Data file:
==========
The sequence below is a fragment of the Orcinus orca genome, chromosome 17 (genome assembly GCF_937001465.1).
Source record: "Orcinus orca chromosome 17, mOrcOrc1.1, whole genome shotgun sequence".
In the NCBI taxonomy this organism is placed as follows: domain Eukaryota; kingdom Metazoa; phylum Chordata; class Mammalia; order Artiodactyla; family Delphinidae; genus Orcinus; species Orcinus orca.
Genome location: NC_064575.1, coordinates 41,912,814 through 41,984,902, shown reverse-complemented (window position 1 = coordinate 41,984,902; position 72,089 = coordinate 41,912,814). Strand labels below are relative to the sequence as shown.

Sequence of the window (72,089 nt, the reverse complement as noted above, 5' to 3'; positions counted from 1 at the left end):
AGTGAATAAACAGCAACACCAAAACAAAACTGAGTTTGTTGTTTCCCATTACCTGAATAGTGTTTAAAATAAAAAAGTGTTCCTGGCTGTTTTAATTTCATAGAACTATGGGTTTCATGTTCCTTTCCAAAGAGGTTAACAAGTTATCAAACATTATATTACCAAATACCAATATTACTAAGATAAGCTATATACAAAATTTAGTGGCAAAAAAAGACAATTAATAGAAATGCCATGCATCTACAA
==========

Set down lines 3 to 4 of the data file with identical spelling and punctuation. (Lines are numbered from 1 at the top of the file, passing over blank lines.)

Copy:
In the NCBI taxonomy this organism is placed as follows: domain Eukaryota; kingdom Metazoa; phylum Chordata; class Mammalia; order Artiodactyla; family Delphinidae; genus Orcinus; species Orcinus orca.
Genome location: NC_064575.1, coordinates 41,912,814 through 41,984,902, shown reverse-complemented (window position 1 = coordinate 41,984,902; position 72,089 = coordinate 41,912,814). Strand labels below are relative to the sequence as shown.